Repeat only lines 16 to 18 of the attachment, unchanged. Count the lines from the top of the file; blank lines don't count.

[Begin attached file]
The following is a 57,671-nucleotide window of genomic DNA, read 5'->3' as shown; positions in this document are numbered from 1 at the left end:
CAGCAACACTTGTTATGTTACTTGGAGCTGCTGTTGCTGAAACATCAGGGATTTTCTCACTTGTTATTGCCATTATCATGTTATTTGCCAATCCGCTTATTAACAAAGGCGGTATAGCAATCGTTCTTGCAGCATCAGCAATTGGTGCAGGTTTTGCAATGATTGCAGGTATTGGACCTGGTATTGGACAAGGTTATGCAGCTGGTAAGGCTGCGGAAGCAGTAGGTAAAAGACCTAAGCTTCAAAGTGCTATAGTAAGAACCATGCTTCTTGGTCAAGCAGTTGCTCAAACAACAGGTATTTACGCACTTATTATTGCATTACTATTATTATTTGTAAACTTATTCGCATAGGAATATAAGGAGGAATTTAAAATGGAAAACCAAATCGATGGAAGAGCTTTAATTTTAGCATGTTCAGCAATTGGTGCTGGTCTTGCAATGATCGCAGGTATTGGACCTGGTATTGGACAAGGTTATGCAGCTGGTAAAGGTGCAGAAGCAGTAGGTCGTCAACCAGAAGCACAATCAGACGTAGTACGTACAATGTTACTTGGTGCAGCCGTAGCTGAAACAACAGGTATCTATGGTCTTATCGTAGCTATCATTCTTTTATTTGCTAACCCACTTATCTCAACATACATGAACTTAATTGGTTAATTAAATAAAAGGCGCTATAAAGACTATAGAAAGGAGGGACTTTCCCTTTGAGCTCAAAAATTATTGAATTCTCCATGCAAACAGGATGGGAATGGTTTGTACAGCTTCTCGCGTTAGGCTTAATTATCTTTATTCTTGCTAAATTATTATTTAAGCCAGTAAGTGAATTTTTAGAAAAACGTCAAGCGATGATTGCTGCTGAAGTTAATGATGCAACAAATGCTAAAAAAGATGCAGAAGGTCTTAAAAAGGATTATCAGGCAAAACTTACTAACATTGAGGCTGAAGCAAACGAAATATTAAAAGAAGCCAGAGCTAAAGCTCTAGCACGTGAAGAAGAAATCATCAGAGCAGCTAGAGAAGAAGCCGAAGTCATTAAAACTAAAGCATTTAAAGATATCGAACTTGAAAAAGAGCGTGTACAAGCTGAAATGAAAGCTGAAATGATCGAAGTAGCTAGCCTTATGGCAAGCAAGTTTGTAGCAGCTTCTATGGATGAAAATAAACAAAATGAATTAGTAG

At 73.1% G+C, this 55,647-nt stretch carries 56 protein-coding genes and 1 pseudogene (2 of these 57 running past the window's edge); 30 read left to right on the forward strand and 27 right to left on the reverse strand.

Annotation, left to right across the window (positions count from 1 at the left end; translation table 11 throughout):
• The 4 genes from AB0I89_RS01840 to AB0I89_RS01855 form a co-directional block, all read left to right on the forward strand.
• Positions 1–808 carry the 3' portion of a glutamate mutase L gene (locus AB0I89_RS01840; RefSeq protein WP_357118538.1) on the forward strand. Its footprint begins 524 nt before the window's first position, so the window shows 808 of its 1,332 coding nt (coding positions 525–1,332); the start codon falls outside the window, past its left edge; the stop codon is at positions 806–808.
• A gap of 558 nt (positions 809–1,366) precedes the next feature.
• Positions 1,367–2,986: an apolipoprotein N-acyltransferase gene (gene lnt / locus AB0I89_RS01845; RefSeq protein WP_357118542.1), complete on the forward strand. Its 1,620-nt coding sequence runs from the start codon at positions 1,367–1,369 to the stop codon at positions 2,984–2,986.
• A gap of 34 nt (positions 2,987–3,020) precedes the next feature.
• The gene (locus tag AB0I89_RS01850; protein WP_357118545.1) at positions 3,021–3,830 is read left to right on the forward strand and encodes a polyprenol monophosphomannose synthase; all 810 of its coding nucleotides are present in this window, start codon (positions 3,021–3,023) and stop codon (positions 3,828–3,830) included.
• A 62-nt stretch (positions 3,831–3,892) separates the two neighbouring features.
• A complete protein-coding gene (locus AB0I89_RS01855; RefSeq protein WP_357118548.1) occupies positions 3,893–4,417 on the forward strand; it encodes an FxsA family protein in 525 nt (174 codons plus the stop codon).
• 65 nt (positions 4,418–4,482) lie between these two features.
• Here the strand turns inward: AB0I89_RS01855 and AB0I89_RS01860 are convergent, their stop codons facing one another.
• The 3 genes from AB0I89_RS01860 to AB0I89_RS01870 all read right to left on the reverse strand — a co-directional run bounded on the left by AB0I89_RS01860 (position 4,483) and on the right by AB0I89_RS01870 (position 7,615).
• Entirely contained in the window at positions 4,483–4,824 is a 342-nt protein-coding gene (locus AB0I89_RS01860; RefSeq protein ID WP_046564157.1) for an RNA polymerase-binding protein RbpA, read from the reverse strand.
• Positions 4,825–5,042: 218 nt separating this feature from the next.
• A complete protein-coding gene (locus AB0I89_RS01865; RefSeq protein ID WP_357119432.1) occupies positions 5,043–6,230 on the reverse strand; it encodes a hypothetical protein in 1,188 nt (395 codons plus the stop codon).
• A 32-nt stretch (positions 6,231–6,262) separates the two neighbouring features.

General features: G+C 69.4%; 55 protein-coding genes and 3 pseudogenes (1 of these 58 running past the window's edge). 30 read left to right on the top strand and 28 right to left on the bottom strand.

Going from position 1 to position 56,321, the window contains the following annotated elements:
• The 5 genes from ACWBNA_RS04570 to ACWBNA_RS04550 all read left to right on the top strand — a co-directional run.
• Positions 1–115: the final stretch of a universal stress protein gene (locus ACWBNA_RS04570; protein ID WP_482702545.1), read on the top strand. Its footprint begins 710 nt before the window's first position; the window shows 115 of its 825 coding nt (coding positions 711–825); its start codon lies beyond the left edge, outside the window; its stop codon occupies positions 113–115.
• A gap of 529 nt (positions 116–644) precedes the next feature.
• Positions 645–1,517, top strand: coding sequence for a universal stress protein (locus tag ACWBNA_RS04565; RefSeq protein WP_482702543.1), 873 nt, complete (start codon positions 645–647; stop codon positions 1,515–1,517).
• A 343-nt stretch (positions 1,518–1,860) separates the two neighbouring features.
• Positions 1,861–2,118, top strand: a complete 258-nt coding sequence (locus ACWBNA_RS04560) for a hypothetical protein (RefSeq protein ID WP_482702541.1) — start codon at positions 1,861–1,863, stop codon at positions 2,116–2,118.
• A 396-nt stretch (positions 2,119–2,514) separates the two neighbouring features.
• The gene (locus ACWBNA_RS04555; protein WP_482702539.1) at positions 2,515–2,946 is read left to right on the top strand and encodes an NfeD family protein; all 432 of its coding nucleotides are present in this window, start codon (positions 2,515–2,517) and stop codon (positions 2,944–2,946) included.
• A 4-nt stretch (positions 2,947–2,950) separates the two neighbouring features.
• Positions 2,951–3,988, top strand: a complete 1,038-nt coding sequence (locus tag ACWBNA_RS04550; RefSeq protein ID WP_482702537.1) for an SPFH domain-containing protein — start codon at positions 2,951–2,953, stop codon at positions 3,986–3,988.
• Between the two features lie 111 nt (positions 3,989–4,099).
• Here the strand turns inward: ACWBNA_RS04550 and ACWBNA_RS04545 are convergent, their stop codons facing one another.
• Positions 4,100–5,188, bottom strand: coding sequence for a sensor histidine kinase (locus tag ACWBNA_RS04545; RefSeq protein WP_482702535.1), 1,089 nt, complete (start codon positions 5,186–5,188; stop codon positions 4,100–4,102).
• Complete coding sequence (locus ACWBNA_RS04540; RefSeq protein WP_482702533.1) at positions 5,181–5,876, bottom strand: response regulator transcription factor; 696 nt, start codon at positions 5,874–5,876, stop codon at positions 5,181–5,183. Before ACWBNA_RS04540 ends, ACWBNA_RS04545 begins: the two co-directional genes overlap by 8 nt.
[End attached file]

• Entirely contained in the window at positions 4,483–4,824 is a 342-nt protein-coding gene (locus AB0I89_RS01860; RefSeq protein ID WP_046564157.1) for an RNA polymerase-binding protein RbpA, read from the reverse strand.
• Positions 4,825–5,042: 218 nt separating this feature from the next.
• A complete protein-coding gene (locus AB0I89_RS01865; RefSeq protein ID WP_357119432.1) occupies positions 5,043–6,230 on the reverse strand; it encodes a hypothetical protein in 1,188 nt (395 codons plus the stop codon).